information: Presentation of results at a congress
Announcement: presentation of results at the Society for Investigative Dermatology (SID) conference
Company: Abeona Therapeutics (USA - NY)
Product: EB-101 (gene corrected skin grafts)
mechanism: gene therapy. EB-101 is an autologous, ex-vivo gene therapy in which COL7A1 is transduced into autologous keratinocytes for the treatment of recessive dystrophic epidermolysis bullosa.
Disease: epidermolysis bullosa
area: Rare diseases - Genetic diseases - Dermatological diseases
details: This trial will create a skin graft, which the investigators call "LEAES," using the patient's own skin cells that have been genetically engineered in the lab to express a missing protein called type VII collagen. The corrected cells will be transplanted back to the patient. (NCT01263379).
- • On May 2, 2017, Abeona Therapeutics announced updated clinical data from the ongoing Phase 1/2 clinical trial for the EB-101 gene therapy program for patients with Recessive Dystrophic Epidermolysis Bullosa (RDEB), along with supportive natural history data for 128 patients with the fatal skin disease. These data were presented at the recently held Society for Investigative Dermatology (SID) conference by Abeona’s scientific and clinical collaborators at Stanford University School of Medicine.
- In the Phase 1/2 trial, EB-101 was administered to non-healing chronic wounds [mean length of time wounds were unhealed was 8.5 years prior to the gene therapy administration] on each subject and assessed for wound healing at predefined time points over years. The primary endpoint of the clinical trial is to assess safety and evaluate wound closure after EB-101 administration compared to control untreated wounds. Secondary endpoints include expression of full-length collagen C7 and restoration of anchoring fibrils at three and six months post-administration.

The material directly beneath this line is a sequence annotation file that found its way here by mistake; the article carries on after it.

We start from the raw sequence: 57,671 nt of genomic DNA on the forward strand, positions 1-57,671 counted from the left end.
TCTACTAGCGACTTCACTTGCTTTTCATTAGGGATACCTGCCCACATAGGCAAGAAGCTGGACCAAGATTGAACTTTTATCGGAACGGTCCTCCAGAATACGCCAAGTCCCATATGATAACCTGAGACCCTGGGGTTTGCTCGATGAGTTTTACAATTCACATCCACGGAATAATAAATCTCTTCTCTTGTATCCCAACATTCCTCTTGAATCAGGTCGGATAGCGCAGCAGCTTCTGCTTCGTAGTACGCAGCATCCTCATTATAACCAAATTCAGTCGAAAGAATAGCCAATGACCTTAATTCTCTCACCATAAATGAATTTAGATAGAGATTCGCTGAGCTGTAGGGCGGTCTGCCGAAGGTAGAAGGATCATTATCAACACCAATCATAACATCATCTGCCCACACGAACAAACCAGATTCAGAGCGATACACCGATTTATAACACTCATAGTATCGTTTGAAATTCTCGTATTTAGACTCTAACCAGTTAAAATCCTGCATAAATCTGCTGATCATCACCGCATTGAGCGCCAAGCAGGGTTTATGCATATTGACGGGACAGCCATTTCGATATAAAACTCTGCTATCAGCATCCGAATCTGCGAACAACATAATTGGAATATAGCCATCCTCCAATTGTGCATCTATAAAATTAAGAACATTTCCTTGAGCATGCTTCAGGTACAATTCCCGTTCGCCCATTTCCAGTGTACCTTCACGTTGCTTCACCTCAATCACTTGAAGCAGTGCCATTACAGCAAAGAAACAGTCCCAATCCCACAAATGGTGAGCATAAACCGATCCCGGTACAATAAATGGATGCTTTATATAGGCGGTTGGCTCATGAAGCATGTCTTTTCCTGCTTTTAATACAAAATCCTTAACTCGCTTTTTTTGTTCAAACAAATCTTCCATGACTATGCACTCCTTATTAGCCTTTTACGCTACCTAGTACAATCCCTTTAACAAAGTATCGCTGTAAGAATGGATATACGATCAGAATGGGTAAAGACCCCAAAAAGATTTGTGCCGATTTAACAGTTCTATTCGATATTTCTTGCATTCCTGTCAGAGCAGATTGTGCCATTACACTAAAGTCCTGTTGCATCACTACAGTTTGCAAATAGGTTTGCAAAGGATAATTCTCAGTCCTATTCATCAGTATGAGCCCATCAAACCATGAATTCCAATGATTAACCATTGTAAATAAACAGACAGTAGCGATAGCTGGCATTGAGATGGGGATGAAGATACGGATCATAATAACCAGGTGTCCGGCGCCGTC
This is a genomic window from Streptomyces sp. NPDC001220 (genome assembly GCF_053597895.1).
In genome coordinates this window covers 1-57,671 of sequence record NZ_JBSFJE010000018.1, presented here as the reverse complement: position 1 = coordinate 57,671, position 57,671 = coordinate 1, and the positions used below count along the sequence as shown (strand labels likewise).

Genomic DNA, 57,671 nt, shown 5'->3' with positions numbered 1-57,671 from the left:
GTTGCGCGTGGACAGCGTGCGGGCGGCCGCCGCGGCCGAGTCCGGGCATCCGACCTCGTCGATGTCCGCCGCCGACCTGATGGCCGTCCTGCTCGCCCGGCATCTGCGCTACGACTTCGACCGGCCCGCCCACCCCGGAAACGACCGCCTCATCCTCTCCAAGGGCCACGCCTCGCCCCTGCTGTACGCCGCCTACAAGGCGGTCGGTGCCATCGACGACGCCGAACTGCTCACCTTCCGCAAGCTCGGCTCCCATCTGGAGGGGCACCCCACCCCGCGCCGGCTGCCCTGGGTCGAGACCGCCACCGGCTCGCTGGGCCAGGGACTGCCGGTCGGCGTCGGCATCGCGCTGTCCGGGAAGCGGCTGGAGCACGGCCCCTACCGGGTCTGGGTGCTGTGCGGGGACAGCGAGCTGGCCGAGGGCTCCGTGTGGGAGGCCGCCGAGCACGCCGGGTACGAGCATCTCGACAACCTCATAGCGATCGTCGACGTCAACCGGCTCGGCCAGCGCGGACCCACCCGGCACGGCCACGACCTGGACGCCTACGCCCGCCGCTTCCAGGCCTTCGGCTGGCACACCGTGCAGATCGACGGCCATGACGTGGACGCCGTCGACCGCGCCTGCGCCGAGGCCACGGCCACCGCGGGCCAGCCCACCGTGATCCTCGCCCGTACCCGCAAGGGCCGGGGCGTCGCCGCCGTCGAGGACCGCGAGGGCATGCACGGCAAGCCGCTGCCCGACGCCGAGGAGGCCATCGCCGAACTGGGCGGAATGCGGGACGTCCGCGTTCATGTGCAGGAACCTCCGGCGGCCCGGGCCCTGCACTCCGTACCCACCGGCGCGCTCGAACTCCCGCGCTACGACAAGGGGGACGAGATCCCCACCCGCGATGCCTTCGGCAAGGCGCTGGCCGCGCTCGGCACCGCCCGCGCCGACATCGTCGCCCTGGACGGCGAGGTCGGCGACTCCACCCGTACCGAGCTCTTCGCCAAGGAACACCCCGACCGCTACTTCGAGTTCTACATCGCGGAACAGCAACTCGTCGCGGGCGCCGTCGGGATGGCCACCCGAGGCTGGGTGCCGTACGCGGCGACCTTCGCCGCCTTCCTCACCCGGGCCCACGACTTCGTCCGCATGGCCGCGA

- As reflected at the conference by Stanford collaborators, wounds were evaluated at three, six, 12, 24 and 36 months for appearance, durability, and resistance to blistering:
- Wound healing >50%: defined as >50% closure after EB-101 administration was observed in:
- - 100% (36/36 treated wounds, n=6 subjects) at 3 months;
- - 89% (32/36 treated wounds, n=6 subjects) at 6 months;
- - 83% (20/24 treated wounds, n=4 subjects) at 12 months,
- - 88% (21/24 treated wounds, n=4 subjects) at 24 months,
- - 100% (6/6 treated wounds, n=1 subject) at 36 months post-administration.
- Wound healing >75%: defined as >75% closure after EB-101 administration was observed in:
- - 83% (30/36 treated wounds, n=6 subjects) at 3 months;
- - 61% (22/36 treated wounds, n=6 subjects) at 6 months;
- - 50% (12/24 treated wounds, n=4 subjects) at 12 months;
- - 71% (17/24 treated wounds, n=4 subjects) at 24 months;
- - 83% (5/6 treated wounds, n=1 subject) at 36 months post-administration.
- Collagen VII (C7) expression observed: C7 and morphologically normal NC2 reactive anchoring fibrils – the “zipper” that holds skin onto the underlying tissue and the primary deficit in RDEB patients – have been observed in EB-101 treatments up to two years post administration.